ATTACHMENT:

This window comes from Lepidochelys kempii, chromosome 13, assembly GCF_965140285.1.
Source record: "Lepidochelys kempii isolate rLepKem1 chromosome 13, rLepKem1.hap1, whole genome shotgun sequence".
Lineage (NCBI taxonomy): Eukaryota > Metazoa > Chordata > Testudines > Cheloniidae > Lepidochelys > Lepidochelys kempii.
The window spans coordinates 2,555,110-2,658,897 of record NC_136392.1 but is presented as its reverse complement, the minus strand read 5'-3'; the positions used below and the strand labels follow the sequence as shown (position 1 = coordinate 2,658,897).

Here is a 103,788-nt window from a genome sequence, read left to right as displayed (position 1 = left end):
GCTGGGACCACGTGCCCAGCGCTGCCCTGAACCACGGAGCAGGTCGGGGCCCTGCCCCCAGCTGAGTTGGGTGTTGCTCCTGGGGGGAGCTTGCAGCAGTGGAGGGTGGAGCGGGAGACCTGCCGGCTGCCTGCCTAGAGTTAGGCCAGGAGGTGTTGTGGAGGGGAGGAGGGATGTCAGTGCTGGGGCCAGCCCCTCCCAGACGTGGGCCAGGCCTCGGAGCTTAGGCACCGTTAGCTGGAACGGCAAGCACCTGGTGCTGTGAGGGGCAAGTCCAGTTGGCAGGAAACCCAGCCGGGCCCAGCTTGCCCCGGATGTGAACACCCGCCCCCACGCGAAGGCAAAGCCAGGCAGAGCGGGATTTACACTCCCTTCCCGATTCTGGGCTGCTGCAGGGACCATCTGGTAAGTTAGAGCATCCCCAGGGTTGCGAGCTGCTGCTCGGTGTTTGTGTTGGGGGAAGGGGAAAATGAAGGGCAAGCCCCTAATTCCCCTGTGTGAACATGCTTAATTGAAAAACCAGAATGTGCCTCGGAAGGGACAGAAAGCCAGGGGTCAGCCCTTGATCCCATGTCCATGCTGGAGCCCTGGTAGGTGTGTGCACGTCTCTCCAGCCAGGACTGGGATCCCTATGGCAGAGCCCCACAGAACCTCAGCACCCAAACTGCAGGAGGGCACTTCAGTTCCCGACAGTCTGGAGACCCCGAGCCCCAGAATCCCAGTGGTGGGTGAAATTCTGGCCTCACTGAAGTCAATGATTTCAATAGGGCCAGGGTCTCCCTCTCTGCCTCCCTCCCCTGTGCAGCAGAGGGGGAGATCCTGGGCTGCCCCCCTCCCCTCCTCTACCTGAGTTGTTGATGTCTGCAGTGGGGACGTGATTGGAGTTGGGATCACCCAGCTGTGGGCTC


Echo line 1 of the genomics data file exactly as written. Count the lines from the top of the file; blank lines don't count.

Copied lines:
This window comes from Lepidochelys kempii, chromosome 13, assembly GCF_965140285.1.